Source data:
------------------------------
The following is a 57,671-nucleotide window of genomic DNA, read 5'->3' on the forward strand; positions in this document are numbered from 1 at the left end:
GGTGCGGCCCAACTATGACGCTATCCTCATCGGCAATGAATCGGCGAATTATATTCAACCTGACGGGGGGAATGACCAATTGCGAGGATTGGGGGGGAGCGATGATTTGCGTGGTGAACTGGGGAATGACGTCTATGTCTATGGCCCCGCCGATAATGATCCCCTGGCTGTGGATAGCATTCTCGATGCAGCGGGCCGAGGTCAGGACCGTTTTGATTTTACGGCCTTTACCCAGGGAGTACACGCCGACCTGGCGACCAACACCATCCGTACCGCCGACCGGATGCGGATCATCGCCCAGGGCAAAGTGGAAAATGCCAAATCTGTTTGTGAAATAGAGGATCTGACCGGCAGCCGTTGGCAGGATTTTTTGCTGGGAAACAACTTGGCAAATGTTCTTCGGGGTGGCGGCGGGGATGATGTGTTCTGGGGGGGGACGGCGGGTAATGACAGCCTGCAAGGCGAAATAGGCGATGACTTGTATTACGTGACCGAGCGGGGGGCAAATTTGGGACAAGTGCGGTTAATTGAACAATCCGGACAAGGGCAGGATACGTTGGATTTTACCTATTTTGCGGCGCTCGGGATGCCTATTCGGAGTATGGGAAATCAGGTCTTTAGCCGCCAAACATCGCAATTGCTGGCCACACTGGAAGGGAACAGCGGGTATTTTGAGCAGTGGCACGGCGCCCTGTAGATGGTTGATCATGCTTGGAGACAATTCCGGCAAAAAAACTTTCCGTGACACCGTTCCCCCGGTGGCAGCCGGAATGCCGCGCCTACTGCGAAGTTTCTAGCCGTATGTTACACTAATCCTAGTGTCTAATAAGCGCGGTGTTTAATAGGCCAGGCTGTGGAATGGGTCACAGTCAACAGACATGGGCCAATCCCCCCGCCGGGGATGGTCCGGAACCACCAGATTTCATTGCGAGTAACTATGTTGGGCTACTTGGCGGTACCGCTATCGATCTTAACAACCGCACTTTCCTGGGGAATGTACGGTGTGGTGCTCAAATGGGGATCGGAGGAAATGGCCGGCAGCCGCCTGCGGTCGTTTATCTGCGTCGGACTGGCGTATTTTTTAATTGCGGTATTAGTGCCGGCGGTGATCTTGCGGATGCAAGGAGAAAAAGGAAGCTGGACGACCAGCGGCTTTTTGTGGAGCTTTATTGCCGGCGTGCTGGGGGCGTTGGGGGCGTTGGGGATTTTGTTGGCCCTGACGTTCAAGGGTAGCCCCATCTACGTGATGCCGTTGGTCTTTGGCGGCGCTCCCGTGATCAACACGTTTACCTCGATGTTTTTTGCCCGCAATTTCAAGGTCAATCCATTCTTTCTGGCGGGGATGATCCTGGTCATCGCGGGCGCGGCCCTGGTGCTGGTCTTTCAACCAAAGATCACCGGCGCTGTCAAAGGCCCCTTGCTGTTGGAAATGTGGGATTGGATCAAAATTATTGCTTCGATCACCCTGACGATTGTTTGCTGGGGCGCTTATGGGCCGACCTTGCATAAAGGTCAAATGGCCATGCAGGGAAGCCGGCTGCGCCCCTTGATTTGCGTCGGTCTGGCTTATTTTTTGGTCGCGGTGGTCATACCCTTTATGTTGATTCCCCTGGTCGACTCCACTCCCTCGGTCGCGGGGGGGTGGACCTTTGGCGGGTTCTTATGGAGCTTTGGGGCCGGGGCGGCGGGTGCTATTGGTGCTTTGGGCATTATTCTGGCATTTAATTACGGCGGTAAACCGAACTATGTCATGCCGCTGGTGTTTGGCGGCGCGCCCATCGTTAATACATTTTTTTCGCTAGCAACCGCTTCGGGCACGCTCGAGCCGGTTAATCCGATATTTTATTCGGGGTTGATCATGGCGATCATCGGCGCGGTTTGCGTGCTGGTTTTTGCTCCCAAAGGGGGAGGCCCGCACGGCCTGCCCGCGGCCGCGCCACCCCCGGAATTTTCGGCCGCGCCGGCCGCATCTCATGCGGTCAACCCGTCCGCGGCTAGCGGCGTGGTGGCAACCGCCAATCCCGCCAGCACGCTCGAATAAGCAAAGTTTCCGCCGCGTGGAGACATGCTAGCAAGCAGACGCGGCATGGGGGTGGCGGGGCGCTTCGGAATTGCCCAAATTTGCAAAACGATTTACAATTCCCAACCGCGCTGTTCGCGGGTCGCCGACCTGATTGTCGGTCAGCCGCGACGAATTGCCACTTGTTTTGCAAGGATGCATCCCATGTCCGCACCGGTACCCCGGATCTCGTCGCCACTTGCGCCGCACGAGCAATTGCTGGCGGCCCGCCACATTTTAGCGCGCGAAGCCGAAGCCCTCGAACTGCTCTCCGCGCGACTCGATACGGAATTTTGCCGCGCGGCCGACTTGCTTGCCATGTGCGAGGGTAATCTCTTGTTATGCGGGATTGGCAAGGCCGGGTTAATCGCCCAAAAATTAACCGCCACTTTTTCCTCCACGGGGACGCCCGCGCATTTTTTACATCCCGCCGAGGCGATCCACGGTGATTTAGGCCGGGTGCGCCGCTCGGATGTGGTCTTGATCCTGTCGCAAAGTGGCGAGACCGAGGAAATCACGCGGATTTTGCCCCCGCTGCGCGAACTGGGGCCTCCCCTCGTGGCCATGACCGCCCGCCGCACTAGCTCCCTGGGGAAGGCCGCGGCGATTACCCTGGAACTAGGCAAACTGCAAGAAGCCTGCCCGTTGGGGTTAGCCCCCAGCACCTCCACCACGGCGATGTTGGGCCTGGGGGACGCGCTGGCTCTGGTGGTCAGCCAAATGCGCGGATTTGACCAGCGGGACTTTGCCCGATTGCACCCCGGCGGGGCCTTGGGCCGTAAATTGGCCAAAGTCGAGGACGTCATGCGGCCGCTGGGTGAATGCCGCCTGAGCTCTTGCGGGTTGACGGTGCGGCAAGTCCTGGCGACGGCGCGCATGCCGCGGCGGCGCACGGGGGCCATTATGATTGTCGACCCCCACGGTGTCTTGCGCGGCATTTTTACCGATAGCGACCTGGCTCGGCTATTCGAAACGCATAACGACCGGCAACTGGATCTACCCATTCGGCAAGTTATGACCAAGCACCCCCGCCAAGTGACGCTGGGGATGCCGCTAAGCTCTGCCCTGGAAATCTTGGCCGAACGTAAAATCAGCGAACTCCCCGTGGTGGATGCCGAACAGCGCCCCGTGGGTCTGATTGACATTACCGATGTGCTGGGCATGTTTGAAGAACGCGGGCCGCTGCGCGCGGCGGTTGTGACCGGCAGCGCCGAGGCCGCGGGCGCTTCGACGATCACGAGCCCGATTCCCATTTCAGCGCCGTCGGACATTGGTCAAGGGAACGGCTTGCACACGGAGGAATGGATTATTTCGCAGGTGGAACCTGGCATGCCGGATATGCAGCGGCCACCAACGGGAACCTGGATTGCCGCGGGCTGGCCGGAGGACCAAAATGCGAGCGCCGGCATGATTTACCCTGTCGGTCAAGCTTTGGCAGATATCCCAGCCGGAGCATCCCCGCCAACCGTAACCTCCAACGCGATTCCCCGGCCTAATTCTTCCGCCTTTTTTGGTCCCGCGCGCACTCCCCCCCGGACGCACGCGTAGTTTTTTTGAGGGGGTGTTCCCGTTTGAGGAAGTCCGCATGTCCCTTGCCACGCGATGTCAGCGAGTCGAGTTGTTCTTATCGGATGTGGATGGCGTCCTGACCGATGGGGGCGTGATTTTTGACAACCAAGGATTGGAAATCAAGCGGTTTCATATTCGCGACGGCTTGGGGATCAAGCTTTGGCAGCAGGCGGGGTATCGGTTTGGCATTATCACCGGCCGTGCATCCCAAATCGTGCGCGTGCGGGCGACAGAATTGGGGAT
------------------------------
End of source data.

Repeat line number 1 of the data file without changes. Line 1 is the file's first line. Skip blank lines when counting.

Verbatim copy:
The following is a 57,671-nucleotide window of genomic DNA, read 5'->3' on the forward strand; positions in this document are numbered from 1 at the left end: